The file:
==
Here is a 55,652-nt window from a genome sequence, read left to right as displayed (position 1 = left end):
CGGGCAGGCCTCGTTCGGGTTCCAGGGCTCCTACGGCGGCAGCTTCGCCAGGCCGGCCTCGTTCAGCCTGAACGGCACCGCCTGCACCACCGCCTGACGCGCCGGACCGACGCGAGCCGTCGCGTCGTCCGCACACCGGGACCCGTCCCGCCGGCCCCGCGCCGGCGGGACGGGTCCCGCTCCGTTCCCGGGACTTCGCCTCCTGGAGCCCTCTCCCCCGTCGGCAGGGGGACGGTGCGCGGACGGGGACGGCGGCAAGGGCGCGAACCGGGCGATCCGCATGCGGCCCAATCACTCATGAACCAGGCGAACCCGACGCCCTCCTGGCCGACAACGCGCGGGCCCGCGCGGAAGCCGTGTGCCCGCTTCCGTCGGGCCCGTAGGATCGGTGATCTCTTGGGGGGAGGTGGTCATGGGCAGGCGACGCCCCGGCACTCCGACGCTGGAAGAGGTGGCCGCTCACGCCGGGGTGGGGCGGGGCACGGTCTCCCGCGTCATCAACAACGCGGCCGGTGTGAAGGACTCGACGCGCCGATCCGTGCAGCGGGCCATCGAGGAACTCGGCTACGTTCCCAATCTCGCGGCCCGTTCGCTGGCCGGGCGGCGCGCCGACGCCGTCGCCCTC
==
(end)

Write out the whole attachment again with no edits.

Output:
Here is a 55,652-nt window from a genome sequence, read left to right as displayed (position 1 = left end):
CGGGCAGGCCTCGTTCGGGTTCCAGGGCTCCTACGGCGGCAGCTTCGCCAGGCCGGCCTCGTTCAGCCTGAACGGCACCGCCTGCACCACCGCCTGACGCGCCGGACCGACGCGAGCCGTCGCGTCGTCCGCACACCGGGACCCGTCCCGCCGGCCCCGCGCCGGCGGGACGGGTCCCGCTCCGTTCCCGGGACTTCGCCTCCTGGAGCCCTCTCCCCCGTCGGCAGGGGGACGGTGCGCGGACGGGGACGGCGGCAAGGGCGCGAACCGGGCGATCCGCATGCGGCCCAATCACTCATGAACCAGGCGAACCCGACGCCCTCCTGGCCGACAACGCGCGGGCCCGCGCGGAAGCCGTGTGCCCGCTTCCGTCGGGCCCGTAGGATCGGTGATCTCTTGGGGGGAGGTGGTCATGGGCAGGCGACGCCCCGGCACTCCGACGCTGGAAGAGGTGGCCGCTCACGCCGGGGTGGGGCGGGGCACGGTCTCCCGCGTCATCAACAACGCGGCCGGTGTGAAGGACTCGACGCGCCGATCCGTGCAGCGGGCCATCGAGGAACTCGGCTACGTTCCCAATCTCGCGGCCCGTTCGCTGGCCGGGCGGCGCGCCGACGCCGTCGCCCTC